A really fast site, and Google don't care

Ian Lurie

I wrote a post, and this time lots of folks taught me good stuff. See the comments after the post for great info I’d totally forgotten on how Google calculates site performance

Google, I’m very… disappointed.

You may have noticed that Conversation Marketing is a wee bit more speedy now. Last week, a page on this site loaded in 5 seconds. Now, pages load, on average, in under 2. And some pages go faster than stink:

load speed report from pingdom

Wow, that's fast. Load speed report from Tools.Pingdom.com.

I generated that report using tools.pingdom.com. Go give it a try if you want.

So, why don’t you give a crap?

How I sped up my site

If you want your site to go really, really fast, try the steps I used. This gets a bit technical, but it’s worth figuring out. Or just hand this list over to your web developer:

  1. Enable GZIP compression on your server. If you don’t know how, hound your webmaster until they do it. GZIP smushes down all of the files your web site uses, shoots them across the internet, then lets your browser un-smush them. That really speeds page downloads.
  2. Write decent code. If your home page uses more than 10,000 lines of HTML code, something’s wrong. If you don’t know that by now, and you’re supposedly a web ‘pro’, do us all a favor: Sell your copy of ExpressionEngine and learn to code using a text editor.
  3. Remove all embedded javascript (javascript that’s right in your page source) longer than 5-10 lines and put it instead in separate .js include files. That way, your web browser can load those files once and cache them—save them on your local hard drive. If you use those files throughout your site, your browser still only loads ’em once.
  4. Do the same thing with any embedded CSS of more than 10 lines. Same reason.
  5. Learn to compress your images. Use JPEG compression on photos, and use GIF or PNG for images with fewer colors. If you don’t bother, you suck.
  6. Configure your server to deliver an expires header at least 4 weeks in the future for any ‘static’ files, such as javascript, CSS, or images that you use in your navigation. That expires header will tell visiting browsers, again, to save stuff to the local hard drive, so visitors only load it all once. Again, if you’re a web developer and don’t know this yet… I don’t know. Consider a career in food services. Or, buy a book about speeding up web sites (affiliate link). Or read Yahoo!’s guidelines for speeding up a site.
  7. ‘Minify’ everything. ‘Minification’ removes spaces, carriage returns and comments from your code. If you’re using big javascript libraries like jquery, this can really speed things up.
  8. Resize images in a photo editor. Don’t use HTML to resize an image. That forces browsers to load huge images, even if you resize them to postage-stamp size. If you resize them in an editor first, then visiting browsers download the image size they need, and you’re not trying to ram a beach ball into a wine bottle.
  9. Use a content distribution network (CDN). This was the big one. I’d already done all of the steps above in previous site sweeps. But I set up an account with MaxCDN, then installed their plugin on my blog, and voila: I shaved 2 full seconds off of all load times.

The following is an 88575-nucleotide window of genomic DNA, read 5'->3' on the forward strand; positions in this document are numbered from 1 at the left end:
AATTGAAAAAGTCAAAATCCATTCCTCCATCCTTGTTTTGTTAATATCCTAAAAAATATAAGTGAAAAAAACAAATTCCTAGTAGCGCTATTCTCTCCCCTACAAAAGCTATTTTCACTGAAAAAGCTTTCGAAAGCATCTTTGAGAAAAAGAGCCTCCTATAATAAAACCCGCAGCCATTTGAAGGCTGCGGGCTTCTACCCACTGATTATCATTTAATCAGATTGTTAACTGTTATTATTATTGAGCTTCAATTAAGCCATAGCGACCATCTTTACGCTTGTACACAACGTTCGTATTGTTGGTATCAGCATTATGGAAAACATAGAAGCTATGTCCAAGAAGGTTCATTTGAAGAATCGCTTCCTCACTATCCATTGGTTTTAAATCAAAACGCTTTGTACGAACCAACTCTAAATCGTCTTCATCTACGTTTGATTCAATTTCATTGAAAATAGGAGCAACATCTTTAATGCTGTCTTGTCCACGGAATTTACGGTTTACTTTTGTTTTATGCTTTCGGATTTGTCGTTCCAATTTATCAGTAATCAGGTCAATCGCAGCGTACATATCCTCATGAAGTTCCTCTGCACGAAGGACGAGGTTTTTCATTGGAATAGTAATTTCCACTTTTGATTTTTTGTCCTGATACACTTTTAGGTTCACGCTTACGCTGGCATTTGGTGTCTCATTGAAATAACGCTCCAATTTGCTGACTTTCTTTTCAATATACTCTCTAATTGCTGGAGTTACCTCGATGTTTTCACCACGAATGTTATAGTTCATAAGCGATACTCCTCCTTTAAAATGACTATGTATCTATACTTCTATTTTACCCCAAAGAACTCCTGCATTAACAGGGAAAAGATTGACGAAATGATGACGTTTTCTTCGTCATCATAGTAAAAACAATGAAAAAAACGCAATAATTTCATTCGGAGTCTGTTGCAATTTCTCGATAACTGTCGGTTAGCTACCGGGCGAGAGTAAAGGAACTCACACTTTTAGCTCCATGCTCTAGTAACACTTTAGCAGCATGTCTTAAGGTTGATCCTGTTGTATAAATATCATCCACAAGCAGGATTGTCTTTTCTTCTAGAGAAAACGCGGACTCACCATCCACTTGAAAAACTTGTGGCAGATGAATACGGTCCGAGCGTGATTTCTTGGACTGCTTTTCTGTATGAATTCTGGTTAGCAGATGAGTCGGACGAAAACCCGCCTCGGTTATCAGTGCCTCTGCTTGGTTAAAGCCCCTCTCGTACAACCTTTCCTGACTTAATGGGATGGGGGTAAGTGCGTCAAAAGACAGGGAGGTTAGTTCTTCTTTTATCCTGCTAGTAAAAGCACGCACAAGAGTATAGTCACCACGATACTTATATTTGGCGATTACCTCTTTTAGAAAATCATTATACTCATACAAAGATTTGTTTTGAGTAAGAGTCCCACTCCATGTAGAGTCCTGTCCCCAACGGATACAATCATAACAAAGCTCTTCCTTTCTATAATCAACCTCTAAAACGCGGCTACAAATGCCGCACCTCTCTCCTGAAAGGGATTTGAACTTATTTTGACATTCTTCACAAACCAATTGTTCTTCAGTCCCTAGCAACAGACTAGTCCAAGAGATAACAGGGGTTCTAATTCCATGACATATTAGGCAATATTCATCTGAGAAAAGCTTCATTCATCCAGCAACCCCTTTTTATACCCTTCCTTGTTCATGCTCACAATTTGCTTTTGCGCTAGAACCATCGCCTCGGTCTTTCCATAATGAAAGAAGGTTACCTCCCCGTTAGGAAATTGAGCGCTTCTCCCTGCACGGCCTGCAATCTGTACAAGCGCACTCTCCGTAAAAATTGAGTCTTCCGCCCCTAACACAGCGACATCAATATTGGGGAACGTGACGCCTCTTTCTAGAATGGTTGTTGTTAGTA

Google doesn’t care

If there’s one disappointment in all this, it’s Google. They have a site performance analyzer in Google Webmaster Tools. It sucks.

According to Pingdom, pages load in 1.35-2 seconds.

And, according to Google Page Speed, my site now scores a 94/100:

google page speed report

Pretty high marks.

But according to Google Webmaster Tools, my site is driven by four tired squirrels, all running in opposite directions:

A really fast site, and Google don't care

Why, Google? Why?

I’d love to hear an explanation from the Googlers, if anyone’s reading this.

This shakes my faith a little bit. Yes, faster-loading pages are better. But will my rankings really improve if Google can’t accurately measure load speed? Or is the report itself just inaccurate?

I’ll keep you all posted.

Ian Lurie

Ian Lurie is founder of Portent. He's been a digital marketer since the days of AOL and Compuserve (25 years, if you're counting). Ian's recorded training for Lynda.com, writes regularly for the Portent Blog and has been published on AllThingsD, Smashing Magazine, and TechCrunch. Ian speaks at conferences around the world, including SearchLove, MozCon, Seattle Interactive Conference and ad:Tech. He has published several books about business and marketing: One Trick Ponies Get Shot, available on Kindle, The Web Marketing All-In-One Desk Reference for Dummies, and Conversation Marketing. Ian is now an independent consultant and continues to work with the Portent team- training the agency group on all things digital. You can find him at www.ianlurie.com

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  1. Try measuring your bounce rate and the time spent on your site.. How do they compare to pre-optimisation?… Those factors are a better indicator of improved user engagement… And surely that will help drive SE traffic in the long term…